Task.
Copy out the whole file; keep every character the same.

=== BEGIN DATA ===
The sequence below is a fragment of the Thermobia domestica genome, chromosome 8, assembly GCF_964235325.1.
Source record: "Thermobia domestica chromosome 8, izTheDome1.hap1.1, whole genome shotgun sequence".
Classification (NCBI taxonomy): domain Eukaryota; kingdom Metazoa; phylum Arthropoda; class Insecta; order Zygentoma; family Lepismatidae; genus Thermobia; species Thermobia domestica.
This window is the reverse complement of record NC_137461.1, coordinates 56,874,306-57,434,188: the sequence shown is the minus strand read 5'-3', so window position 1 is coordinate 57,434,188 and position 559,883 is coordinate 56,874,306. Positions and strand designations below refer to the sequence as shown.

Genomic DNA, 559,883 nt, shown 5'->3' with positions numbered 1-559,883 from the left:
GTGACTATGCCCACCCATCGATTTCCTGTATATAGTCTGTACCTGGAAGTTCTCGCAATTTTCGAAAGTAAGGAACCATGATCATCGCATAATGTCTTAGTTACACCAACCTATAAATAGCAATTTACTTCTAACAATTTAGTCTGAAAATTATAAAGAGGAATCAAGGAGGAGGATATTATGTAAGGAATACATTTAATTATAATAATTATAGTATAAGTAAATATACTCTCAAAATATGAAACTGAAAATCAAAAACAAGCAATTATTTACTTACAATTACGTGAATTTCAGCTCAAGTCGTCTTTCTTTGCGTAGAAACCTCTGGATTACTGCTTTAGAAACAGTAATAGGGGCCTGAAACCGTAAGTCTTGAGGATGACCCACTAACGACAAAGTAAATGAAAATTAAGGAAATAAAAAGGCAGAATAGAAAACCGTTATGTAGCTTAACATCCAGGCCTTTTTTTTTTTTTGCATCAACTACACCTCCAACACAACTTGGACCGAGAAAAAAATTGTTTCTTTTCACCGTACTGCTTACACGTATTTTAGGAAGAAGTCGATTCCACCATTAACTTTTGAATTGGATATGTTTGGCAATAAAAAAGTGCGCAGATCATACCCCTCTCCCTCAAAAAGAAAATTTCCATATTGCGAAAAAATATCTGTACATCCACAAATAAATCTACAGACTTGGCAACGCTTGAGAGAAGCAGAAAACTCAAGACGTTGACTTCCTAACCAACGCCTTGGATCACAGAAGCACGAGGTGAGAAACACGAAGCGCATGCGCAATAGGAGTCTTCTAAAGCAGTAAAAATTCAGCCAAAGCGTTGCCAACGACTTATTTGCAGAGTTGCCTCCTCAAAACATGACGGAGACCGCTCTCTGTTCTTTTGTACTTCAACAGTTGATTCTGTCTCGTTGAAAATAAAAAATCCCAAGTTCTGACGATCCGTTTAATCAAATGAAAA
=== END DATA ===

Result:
The sequence below is a fragment of the Thermobia domestica genome, chromosome 8, assembly GCF_964235325.1.
Source record: "Thermobia domestica chromosome 8, izTheDome1.hap1.1, whole genome shotgun sequence".
Classification (NCBI taxonomy): domain Eukaryota; kingdom Metazoa; phylum Arthropoda; class Insecta; order Zygentoma; family Lepismatidae; genus Thermobia; species Thermobia domestica.
This window is the reverse complement of record NC_137461.1, coordinates 56,874,306-57,434,188: the sequence shown is the minus strand read 5'-3', so window position 1 is coordinate 57,434,188 and position 559,883 is coordinate 56,874,306. Positions and strand designations below refer to the sequence as shown.

Genomic DNA, 559,883 nt, shown 5'->3' with positions numbered 1-559,883 from the left:
GTGACTATGCCCACCCATCGATTTCCTGTATATAGTCTGTACCTGGAAGTTCTCGCAATTTTCGAAAGTAAGGAACCATGATCATCGCATAATGTCTTAGTTACACCAACCTATAAATAGCAATTTACTTCTAACAATTTAGTCTGAAAATTATAAAGAGGAATCAAGGAGGAGGATATTATGTAAGGAATACATTTAATTATAATAATTATAGTATAAGTAAATATACTCTCAAAATATGAAACTGAAAATCAAAAACAAGCAATTATTTACTTACAATTACGTGAATTTCAGCTCAAGTCGTCTTTCTTTGCGTAGAAACCTCTGGATTACTGCTTTAGAAACAGTAATAGGGGCCTGAAACCGTAAGTCTTGAGGATGACCCACTAACGACAAAGTAAATGAAAATTAAGGAAATAAAAAGGCAGAATAGAAAACCGTTATGTAGCTTAACATCCAGGCCTTTTTTTTTTTTTGCATCAACTACACCTCCAACACAACTTGGACCGAGAAAAAAATTGTTTCTTTTCACCGTACTGCTTACACGTATTTTAGGAAGAAGTCGATTCCACCATTAACTTTTGAATTGGATATGTTTGGCAATAAAAAAGTGCGCAGATCATACCCCTCTCCCTCAAAAAGAAAATTTCCATATTGCGAAAAAATATCTGTACATCCACAAATAAATCTACAGACTTGGCAACGCTTGAGAGAAGCAGAAAACTCAAGACGTTGACTTCCTAACCAACGCCTTGGATCACAGAAGCACGAGGTGAGAAACACGAAGCGCATGCGCAATAGGAGTCTTCTAAAGCAGTAAAAATTCAGCCAAAGCGTTGCCAACGACTTATTTGCAGAGTTGCCTCCTCAAAACATGACGGAGACCGCTCTCTGTTCTTTTGTACTTCAACAGTTGATTCTGTCTCGTTGAAAATAAAAAATCCCAAGTTCTGACGATCCGTTTAATCAAATGAAAA